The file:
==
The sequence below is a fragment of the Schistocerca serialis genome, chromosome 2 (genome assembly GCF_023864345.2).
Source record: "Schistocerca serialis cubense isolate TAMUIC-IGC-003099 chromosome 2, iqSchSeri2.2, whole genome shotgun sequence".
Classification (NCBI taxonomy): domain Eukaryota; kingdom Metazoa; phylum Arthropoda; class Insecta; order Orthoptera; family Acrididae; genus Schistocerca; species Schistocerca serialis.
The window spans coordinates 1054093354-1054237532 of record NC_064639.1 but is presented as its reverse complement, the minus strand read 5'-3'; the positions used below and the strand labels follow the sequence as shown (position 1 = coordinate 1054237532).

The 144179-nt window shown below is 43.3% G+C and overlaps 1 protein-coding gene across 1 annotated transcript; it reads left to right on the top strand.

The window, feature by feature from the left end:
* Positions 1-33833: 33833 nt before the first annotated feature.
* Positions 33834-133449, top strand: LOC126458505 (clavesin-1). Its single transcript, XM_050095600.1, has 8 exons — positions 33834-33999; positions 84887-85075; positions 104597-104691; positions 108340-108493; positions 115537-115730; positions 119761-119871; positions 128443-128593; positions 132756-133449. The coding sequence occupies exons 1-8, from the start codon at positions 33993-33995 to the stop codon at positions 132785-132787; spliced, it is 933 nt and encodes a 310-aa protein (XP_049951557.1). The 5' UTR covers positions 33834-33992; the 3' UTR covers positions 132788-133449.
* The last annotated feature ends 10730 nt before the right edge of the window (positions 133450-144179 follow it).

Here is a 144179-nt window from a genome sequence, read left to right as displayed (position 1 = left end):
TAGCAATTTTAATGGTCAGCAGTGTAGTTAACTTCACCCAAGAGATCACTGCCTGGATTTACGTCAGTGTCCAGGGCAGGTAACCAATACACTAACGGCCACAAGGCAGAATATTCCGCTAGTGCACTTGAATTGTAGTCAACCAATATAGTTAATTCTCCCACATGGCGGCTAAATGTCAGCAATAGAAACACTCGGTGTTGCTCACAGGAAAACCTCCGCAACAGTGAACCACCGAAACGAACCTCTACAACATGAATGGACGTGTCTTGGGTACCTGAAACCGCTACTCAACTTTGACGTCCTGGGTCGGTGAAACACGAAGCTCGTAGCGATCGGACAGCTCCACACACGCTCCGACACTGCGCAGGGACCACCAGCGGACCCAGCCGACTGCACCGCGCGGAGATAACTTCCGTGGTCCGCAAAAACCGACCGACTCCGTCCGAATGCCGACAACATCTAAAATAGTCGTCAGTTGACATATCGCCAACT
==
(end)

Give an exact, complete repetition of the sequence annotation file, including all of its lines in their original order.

The sequence below is a fragment of the Schistocerca serialis genome, chromosome 2 (genome assembly GCF_023864345.2).
Source record: "Schistocerca serialis cubense isolate TAMUIC-IGC-003099 chromosome 2, iqSchSeri2.2, whole genome shotgun sequence".
Classification (NCBI taxonomy): domain Eukaryota; kingdom Metazoa; phylum Arthropoda; class Insecta; order Orthoptera; family Acrididae; genus Schistocerca; species Schistocerca serialis.
The window spans coordinates 1054093354-1054237532 of record NC_064639.1 but is presented as its reverse complement, the minus strand read 5'-3'; the positions used below and the strand labels follow the sequence as shown (position 1 = coordinate 1054237532).

The 144179-nt window shown below is 43.3% G+C and overlaps 1 protein-coding gene across 1 annotated transcript; it reads left to right on the top strand.

The window, feature by feature from the left end:
* Positions 1-33833: 33833 nt before the first annotated feature.
* Positions 33834-133449, top strand: LOC126458505 (clavesin-1). Its single transcript, XM_050095600.1, has 8 exons — positions 33834-33999; positions 84887-85075; positions 104597-104691; positions 108340-108493; positions 115537-115730; positions 119761-119871; positions 128443-128593; positions 132756-133449. The coding sequence occupies exons 1-8, from the start codon at positions 33993-33995 to the stop codon at positions 132785-132787; spliced, it is 933 nt and encodes a 310-aa protein (XP_049951557.1). The 5' UTR covers positions 33834-33992; the 3' UTR covers positions 132788-133449.
* The last annotated feature ends 10730 nt before the right edge of the window (positions 133450-144179 follow it).

Here is a 144179-nt window from a genome sequence, read left to right as displayed (position 1 = left end):
TAGCAATTTTAATGGTCAGCAGTGTAGTTAACTTCACCCAAGAGATCACTGCCTGGATTTACGTCAGTGTCCAGGGCAGGTAACCAATACACTAACGGCCACAAGGCAGAATATTCCGCTAGTGCACTTGAATTGTAGTCAACCAATATAGTTAATTCTCCCACATGGCGGCTAAATGTCAGCAATAGAAACACTCGGTGTTGCTCACAGGAAAACCTCCGCAACAGTGAACCACCGAAACGAACCTCTACAACATGAATGGACGTGTCTTGGGTACCTGAAACCGCTACTCAACTTTGACGTCCTGGGTCGGTGAAACACGAAGCTCGTAGCGATCGGACAGCTCCACACACGCTCCGACACTGCGCAGGGACCACCAGCGGACCCAGCCGACTGCACCGCGCGGAGATAACTTCCGTGGTCCGCAAAAACCGACCGACTCCGTCCGAATGCCGACAACATCTAAAATAGTCGTCAGTTGACATATCGCCAACT